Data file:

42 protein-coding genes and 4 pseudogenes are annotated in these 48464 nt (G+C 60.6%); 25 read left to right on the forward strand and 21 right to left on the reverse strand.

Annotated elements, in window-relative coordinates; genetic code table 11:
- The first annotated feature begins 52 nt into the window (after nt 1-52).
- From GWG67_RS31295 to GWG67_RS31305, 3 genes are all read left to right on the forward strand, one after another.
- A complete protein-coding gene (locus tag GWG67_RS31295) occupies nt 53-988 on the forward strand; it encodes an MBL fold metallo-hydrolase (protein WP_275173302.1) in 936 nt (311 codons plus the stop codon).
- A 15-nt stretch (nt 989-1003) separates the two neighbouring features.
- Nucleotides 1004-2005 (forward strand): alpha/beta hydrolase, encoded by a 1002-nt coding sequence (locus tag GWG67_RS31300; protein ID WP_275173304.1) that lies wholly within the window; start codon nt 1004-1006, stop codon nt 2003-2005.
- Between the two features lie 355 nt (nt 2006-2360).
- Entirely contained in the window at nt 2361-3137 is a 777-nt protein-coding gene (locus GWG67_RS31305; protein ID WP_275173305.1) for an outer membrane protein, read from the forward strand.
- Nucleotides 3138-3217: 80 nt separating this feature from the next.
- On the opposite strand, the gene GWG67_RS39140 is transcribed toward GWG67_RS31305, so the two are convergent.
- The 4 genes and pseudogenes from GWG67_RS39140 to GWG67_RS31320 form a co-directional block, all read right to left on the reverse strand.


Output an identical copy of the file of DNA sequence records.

42 protein-coding genes and 4 pseudogenes are annotated in these 48464 nt (G+C 60.6%); 25 read left to right on the forward strand and 21 right to left on the reverse strand.

Annotated elements, in window-relative coordinates; genetic code table 11:
- The first annotated feature begins 52 nt into the window (after nt 1-52).
- From GWG67_RS31295 to GWG67_RS31305, 3 genes are all read left to right on the forward strand, one after another.
- A complete protein-coding gene (locus tag GWG67_RS31295) occupies nt 53-988 on the forward strand; it encodes an MBL fold metallo-hydrolase (protein WP_275173302.1) in 936 nt (311 codons plus the stop codon).
- A 15-nt stretch (nt 989-1003) separates the two neighbouring features.
- Nucleotides 1004-2005 (forward strand): alpha/beta hydrolase, encoded by a 1002-nt coding sequence (locus tag GWG67_RS31300; protein ID WP_275173304.1) that lies wholly within the window; start codon nt 1004-1006, stop codon nt 2003-2005.
- Between the two features lie 355 nt (nt 2006-2360).
- Entirely contained in the window at nt 2361-3137 is a 777-nt protein-coding gene (locus GWG67_RS31305; protein ID WP_275173305.1) for an outer membrane protein, read from the forward strand.
- Nucleotides 3138-3217: 80 nt separating this feature from the next.
- On the opposite strand, the gene GWG67_RS39140 is transcribed toward GWG67_RS31305, so the two are convergent.
- The 4 genes and pseudogenes from GWG67_RS39140 to GWG67_RS31320 form a co-directional block, all read right to left on the reverse strand.